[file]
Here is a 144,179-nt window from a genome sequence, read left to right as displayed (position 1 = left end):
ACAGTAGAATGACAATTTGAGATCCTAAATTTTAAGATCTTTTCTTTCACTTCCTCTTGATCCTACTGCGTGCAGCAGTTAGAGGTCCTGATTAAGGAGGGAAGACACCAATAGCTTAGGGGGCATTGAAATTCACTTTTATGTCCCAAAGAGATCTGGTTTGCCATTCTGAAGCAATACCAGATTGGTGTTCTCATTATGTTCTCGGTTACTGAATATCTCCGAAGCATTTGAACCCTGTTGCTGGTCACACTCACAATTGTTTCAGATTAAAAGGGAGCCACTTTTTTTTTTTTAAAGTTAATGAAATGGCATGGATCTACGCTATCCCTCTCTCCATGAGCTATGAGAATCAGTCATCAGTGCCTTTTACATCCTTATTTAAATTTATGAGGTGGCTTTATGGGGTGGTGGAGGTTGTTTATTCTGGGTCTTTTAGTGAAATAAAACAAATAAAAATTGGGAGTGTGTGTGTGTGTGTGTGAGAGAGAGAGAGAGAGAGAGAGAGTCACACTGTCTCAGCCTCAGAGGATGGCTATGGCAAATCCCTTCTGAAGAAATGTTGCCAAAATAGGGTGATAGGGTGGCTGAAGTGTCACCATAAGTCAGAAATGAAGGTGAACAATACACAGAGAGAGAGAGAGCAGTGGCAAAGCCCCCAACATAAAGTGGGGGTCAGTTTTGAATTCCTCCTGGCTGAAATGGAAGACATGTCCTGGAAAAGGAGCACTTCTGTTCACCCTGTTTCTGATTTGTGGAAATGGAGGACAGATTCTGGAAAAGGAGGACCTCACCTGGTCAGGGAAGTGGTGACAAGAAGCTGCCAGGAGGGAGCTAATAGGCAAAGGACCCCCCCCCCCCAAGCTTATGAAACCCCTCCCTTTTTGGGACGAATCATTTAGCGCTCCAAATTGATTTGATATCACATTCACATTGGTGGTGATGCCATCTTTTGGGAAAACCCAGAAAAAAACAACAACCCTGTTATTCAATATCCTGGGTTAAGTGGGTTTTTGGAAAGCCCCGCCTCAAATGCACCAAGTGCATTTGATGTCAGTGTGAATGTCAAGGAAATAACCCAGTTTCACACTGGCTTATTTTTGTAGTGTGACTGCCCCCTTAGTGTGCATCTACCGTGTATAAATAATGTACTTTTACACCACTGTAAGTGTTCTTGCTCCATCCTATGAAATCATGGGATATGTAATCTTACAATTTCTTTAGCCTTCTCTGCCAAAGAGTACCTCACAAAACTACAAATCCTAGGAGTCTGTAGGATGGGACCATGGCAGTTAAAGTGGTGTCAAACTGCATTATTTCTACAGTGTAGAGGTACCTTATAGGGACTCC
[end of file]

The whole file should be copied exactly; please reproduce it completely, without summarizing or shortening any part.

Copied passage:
Here is a 144,179-nt window from a genome sequence, read left to right as displayed (position 1 = left end):
ACAGTAGAATGACAATTTGAGATCCTAAATTTTAAGATCTTTTCTTTCACTTCCTCTTGATCCTACTGCGTGCAGCAGTTAGAGGTCCTGATTAAGGAGGGAAGACACCAATAGCTTAGGGGGCATTGAAATTCACTTTTATGTCCCAAAGAGATCTGGTTTGCCATTCTGAAGCAATACCAGATTGGTGTTCTCATTATGTTCTCGGTTACTGAATATCTCCGAAGCATTTGAACCCTGTTGCTGGTCACACTCACAATTGTTTCAGATTAAAAGGGAGCCACTTTTTTTTTTTTAAAGTTAATGAAATGGCATGGATCTACGCTATCCCTCTCTCCATGAGCTATGAGAATCAGTCATCAGTGCCTTTTACATCCTTATTTAAATTTATGAGGTGGCTTTATGGGGTGGTGGAGGTTGTTTATTCTGGGTCTTTTAGTGAAATAAAACAAATAAAAATTGGGAGTGTGTGTGTGTGTGTGTGAGAGAGAGAGAGAGAGAGAGAGAGTCACACTGTCTCAGCCTCAGAGGATGGCTATGGCAAATCCCTTCTGAAGAAATGTTGCCAAAATAGGGTGATAGGGTGGCTGAAGTGTCACCATAAGTCAGAAATGAAGGTGAACAATACACAGAGAGAGAGAGAGCAGTGGCAAAGCCCCCAACATAAAGTGGGGGTCAGTTTTGAATTCCTCCTGGCTGAAATGGAAGACATGTCCTGGAAAAGGAGCACTTCTGTTCACCCTGTTTCTGATTTGTGGAAATGGAGGACAGATTCTGGAAAAGGAGGACCTCACCTGGTCAGGGAAGTGGTGACAAGAAGCTGCCAGGAGGGAGCTAATAGGCAAAGGACCCCCCCCCCCCAAGCTTATGAAACCCCTCCCTTTTTGGGACGAATCATTTAGCGCTCCAAATTGATTTGATATCACATTCACATTGGTGGTGATGCCATCTTTTGGGAAAACCCAGAAAAAAACAACAACCCTGTTATTCAATATCCTGGGTTAAGTGGGTTTTTGGAAAGCCCCGCCTCAAATGCACCAAGTGCATTTGATGTCAGTGTGAATGTCAAGGAAATAACCCAGTTTCACACTGGCTTATTTTTGTAGTGTGACTGCCCCCTTAGTGTGCATCTACCGTGTATAAATAATGTACTTTTACACCACTGTAAGTGTTCTTGCTCCATCCTATGAAATCATGGGATATGTAATCTTACAATTTCTTTAGCCTTCTCTGCCAAAGAGTACCTCACAAAACTACAAATCCTAGGAGTCTGTAGGATGGGACCATGGCAGTTAAAGTGGTGTCAAACTGCATTATTTCTACAGTGTAGAGGTACCTTATAGGGACTCC